We called at Norbury Junction to use the facilities. Not long after setting off again the rain returned with a vengeance but we had to struggle on for a couple of miles more than we might had wanted as there were no available mooring places through Gnosall, Cowley Tunnel and Cutting. We were quite relieved when we eventually were able to pull in for the night. A 'small' fire seemed an appropriate response!


Monday 20th July

Soon after we set off we crossed over the River Weaver before arriving at the bottom of the Audlem flight of fifteen locks. They were quite busy but few delays other than the usual time taken when passing another boat in a short pound. The overflows are quite strong in most of this flight - as well as the others further up. As a result it is quite a challenge to steer the boat into the lock (from below) without hitting the sides of the lock.

We paused after three locks. Whilst Mike filled up the water tank and emptied the elsan, Christine went to the local shop in Audlem village and brought back some milk.

After the rain of the past few days it was good to have some sunshine - apart from an overcast spell in the middle. With the occasional moments of free time waiting for locks to fill or empty, Mike took a look at the chimney seal and applied some fresh sealant. Not clear, however, how successful this is likely to be. He also tackled some of the tunnel scratches!

Once through the Audlem flight we moored up form lunch before moving on the the five locks at Adderley. From there it was about an hour's run to Market Drayton - typically straight Shroppie. We moored opposite the newish long term mooring pontoons and followed the signs for the footpath into town. The main landmarks wre the Buttermarket, the church and a Tudor Hotel. Generally, notthe most inspiring town centre. However, there was a good Wilkinsons store and we picked up a number of useful items. Walking back we also called at Homebase for a soldering iron.

Back at the boat, we moved a short distance for an overnight mooring. Mike then completed the painting tasks before using the new soldering iron to repair the radio aerial. He then routed the wires and tidied them up with some pieces of trunking. Not beautiful but functional!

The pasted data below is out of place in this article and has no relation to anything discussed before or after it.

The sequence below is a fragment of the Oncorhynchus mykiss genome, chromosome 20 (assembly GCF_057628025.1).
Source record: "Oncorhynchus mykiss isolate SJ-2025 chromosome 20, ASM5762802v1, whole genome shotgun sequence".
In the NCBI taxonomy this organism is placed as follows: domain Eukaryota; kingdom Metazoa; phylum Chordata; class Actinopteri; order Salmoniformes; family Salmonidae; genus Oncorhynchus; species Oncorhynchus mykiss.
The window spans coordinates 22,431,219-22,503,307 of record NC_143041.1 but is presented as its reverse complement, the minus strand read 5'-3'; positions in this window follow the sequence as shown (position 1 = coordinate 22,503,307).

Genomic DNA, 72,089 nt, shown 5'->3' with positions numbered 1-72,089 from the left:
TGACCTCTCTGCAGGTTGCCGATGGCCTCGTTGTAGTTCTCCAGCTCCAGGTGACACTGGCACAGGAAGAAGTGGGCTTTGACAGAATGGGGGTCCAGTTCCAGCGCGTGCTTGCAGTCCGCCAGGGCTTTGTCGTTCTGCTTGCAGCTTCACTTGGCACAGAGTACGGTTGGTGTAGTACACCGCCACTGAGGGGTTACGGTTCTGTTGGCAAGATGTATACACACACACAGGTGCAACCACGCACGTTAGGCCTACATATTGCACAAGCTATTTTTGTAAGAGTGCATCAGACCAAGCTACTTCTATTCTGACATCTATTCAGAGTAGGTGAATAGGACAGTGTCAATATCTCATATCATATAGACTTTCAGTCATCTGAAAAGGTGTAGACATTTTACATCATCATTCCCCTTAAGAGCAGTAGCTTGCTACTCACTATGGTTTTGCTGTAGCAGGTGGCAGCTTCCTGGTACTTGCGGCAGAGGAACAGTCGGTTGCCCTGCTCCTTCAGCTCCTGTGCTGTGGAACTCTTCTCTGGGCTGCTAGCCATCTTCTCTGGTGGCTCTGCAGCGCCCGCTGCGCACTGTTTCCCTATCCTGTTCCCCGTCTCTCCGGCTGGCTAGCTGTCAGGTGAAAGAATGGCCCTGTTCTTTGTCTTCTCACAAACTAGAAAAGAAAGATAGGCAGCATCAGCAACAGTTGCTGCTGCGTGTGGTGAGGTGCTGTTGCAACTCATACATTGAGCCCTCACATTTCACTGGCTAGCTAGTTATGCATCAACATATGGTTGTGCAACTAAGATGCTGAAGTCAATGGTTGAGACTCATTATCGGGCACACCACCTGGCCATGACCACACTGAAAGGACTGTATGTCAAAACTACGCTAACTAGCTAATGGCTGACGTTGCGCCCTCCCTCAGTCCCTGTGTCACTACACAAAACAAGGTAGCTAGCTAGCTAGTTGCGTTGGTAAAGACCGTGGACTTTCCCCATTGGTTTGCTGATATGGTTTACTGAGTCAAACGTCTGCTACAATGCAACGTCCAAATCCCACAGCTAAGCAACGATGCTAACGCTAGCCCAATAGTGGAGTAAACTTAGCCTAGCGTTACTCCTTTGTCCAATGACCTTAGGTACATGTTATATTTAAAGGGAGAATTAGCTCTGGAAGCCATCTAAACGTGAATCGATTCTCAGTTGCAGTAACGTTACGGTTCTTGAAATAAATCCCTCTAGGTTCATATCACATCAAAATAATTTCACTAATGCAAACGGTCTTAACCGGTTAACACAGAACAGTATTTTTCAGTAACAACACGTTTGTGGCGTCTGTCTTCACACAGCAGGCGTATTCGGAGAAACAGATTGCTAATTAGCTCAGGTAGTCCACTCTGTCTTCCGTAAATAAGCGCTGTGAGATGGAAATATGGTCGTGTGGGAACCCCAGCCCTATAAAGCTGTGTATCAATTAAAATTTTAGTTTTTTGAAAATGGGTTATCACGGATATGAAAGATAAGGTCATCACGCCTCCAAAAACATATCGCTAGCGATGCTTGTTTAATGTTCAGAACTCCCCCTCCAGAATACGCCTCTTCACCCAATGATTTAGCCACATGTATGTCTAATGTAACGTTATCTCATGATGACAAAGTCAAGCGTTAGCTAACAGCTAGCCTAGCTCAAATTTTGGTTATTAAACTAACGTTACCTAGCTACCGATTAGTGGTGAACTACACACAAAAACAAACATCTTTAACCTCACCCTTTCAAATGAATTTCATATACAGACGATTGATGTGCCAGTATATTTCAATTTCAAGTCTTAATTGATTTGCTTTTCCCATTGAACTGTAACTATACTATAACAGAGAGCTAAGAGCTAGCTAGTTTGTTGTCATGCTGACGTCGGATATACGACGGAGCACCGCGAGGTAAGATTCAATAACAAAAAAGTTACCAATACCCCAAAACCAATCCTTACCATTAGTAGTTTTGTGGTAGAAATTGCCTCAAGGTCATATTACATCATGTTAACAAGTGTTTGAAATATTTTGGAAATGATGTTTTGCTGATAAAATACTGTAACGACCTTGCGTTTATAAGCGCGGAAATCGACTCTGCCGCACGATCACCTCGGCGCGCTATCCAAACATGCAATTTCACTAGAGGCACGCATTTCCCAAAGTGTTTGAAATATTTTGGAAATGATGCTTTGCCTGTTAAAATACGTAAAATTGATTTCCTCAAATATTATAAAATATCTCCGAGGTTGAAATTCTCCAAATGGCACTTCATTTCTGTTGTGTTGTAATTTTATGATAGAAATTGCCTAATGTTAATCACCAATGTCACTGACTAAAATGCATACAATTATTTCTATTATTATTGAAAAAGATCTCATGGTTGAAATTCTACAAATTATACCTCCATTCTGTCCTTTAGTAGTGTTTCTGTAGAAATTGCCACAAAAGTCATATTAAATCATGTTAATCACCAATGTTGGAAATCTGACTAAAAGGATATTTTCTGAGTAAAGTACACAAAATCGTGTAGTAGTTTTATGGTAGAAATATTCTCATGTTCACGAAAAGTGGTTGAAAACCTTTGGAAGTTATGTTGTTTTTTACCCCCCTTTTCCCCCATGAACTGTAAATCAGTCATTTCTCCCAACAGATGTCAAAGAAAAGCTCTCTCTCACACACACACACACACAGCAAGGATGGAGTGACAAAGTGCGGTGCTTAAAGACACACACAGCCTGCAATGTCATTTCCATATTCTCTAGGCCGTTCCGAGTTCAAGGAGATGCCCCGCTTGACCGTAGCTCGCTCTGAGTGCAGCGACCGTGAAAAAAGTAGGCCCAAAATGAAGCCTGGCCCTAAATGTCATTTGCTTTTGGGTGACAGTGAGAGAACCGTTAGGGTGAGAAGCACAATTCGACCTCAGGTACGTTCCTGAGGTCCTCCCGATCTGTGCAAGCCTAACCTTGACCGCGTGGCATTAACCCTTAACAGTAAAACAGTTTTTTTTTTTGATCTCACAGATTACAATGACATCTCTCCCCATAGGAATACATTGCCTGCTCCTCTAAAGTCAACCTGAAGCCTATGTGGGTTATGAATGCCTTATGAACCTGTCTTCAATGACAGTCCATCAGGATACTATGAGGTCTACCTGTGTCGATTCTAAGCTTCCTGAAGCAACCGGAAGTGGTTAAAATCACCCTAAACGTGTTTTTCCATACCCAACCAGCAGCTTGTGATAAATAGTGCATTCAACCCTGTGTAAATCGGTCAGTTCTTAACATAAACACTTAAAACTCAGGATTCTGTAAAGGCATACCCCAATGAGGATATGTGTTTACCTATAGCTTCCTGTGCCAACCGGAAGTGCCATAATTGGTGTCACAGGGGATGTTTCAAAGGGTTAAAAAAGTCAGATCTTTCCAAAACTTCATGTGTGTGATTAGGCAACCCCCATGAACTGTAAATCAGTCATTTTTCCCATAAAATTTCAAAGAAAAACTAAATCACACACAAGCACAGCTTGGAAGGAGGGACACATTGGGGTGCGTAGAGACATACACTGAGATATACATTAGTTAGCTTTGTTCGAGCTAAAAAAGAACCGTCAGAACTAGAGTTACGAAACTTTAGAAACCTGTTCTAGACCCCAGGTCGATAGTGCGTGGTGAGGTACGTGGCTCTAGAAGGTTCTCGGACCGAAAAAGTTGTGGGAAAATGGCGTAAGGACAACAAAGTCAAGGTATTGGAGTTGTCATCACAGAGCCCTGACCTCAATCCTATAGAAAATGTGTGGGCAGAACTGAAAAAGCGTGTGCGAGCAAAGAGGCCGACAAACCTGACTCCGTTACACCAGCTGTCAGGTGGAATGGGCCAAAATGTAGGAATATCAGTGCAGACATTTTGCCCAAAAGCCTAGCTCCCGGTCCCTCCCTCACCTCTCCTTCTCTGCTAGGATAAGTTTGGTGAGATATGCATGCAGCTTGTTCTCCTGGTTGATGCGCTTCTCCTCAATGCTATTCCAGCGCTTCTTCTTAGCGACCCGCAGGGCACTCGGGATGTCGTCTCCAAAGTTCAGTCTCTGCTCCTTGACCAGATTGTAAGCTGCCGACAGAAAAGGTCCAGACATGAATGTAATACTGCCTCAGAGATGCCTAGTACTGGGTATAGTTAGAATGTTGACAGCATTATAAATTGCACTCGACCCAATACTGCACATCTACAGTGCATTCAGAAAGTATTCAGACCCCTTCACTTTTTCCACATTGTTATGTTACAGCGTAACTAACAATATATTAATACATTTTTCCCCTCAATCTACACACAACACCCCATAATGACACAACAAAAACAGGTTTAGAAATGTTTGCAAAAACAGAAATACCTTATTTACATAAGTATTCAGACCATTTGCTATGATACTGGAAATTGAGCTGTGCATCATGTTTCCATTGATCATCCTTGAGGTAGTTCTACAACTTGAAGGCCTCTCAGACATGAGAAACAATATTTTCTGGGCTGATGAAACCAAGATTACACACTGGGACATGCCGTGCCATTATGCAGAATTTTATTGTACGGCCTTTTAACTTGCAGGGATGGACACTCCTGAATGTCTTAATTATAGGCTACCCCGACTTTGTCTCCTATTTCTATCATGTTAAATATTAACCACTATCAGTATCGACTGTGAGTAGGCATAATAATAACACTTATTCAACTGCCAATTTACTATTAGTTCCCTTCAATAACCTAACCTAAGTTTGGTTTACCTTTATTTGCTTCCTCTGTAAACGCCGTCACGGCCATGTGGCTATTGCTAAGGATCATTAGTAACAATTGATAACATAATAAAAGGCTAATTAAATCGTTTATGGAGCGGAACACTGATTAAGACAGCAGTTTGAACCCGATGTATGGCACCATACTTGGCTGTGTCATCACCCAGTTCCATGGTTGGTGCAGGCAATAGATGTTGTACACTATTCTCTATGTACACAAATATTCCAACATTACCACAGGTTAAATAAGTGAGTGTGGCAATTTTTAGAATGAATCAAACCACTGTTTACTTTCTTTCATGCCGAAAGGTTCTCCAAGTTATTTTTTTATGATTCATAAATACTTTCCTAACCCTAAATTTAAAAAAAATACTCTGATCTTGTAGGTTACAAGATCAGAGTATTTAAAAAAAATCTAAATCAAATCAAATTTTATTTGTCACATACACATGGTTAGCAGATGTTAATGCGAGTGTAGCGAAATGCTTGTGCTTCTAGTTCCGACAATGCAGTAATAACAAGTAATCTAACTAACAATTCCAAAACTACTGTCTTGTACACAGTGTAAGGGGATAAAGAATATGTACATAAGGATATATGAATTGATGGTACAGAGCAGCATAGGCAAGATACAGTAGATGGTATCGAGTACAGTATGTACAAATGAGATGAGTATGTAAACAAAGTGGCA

Nantwich on Sunday

Sunday 19th July

We had already identified the times of services at Nantwich Parish Church - after a slow start to the day (not as slow as it might have been as a result of someone mis-reading the alarm clock!) we walked into town. We expected it to be a communion service (as it said on the notice board) but it turned out to be Morning Prayer. There was a good congregation (about 80) and a well-trained choir, although the acoustics of the church are not really helpful to them. The main theme of the service was to launch their latest appeal. Having already spent £1.5 million of the church they are now seeking £900,000 for the latest set of works and they clearly expect to be able to raise it!

Afterwards we called at Morrisons to pick up a few things we forgot yesterday and then returned to the boat. After lunch we eventually cast off. It was pleasant to begin with be we soon spotted some very dark clouds appearing over the horizon. Just as w arrived at Hack Green Locks the heavens oppened, along with some thunder. We were quickly soaked and tied up temporarily between the locks until there was some respite.

Eventually it cleared enough for us to continue but the afternoon was marked by further sharp showers. As a result when we arrived near the bottom of Audlem locks we decided to call it a day and moored up - although it took a while to find a spot where there was sufficient depth of water alongside the bank in order to bring the boat close enough to moor.

Sunday, 19 July 2009


Saturday 18th July